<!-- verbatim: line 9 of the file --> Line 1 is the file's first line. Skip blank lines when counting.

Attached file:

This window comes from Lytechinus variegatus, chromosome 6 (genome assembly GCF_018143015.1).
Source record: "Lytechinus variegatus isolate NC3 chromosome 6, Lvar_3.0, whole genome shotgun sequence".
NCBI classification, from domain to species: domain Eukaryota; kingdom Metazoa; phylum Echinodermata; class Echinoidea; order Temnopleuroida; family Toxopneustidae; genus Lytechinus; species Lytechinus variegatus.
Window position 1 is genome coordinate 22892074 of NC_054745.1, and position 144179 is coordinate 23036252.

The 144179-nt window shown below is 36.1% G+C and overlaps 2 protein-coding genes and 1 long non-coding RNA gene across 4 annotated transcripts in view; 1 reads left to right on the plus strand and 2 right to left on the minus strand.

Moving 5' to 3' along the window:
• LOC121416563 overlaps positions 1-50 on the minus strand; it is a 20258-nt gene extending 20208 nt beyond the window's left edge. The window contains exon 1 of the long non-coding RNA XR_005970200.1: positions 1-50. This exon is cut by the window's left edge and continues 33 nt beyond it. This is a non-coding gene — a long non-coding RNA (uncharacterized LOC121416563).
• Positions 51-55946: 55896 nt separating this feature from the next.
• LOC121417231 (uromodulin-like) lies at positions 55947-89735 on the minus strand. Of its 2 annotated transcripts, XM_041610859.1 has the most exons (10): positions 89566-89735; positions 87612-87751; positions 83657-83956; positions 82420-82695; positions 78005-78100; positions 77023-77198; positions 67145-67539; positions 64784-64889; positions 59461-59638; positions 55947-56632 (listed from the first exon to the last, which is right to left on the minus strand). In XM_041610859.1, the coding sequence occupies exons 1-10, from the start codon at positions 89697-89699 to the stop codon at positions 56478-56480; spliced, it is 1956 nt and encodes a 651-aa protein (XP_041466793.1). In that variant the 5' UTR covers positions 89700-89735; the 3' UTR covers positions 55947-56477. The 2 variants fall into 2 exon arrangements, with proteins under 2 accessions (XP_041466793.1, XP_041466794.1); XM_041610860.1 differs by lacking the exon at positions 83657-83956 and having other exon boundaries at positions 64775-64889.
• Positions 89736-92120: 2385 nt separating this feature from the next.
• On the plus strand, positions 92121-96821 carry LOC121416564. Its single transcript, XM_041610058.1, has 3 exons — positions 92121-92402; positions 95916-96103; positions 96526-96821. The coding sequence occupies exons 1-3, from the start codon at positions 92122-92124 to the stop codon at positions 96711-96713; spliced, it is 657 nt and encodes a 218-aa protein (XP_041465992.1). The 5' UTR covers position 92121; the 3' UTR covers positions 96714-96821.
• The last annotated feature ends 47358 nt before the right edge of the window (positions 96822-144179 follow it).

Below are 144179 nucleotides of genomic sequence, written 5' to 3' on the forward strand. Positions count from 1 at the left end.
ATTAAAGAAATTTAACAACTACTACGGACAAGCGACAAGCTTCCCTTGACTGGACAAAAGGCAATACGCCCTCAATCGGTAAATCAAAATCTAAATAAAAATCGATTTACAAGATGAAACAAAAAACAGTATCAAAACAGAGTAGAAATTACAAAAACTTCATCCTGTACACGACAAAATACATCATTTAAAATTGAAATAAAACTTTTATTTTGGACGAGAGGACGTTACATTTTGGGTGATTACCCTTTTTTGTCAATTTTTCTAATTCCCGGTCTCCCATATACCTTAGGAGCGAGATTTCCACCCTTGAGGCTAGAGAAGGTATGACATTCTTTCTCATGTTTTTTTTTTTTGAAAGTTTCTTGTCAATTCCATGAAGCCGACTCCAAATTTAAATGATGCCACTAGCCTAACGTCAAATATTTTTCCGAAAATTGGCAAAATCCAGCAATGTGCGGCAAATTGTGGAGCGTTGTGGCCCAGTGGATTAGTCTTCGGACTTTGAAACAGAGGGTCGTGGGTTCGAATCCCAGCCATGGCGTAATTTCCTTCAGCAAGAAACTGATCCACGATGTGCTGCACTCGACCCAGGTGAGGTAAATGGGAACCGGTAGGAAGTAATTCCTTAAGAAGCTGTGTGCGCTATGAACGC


• LOC121417231 (uromodulin-like) lies at positions 55947-89735 on the minus strand. Of its 2 annotated transcripts, XM_041610859.1 has the most exons (10): positions 89566-89735; positions 87612-87751; positions 83657-83956; positions 82420-82695; positions 78005-78100; positions 77023-77198; positions 67145-67539; positions 64784-64889; positions 59461-59638; positions 55947-56632 (listed from the first exon to the last, which is right to left on the minus strand). In XM_041610859.1, the coding sequence occupies exons 1-10, from the start codon at positions 89697-89699 to the stop codon at positions 56478-56480; spliced, it is 1956 nt and encodes a 651-aa protein (XP_041466793.1). In that variant the 5' UTR covers positions 89700-89735; the 3' UTR covers positions 55947-56477. The 2 variants fall into 2 exon arrangements, with proteins under 2 accessions (XP_041466793.1, XP_041466794.1); XM_041610860.1 differs by lacking the exon at positions 83657-83956 and having other exon boundaries at positions 64775-64889.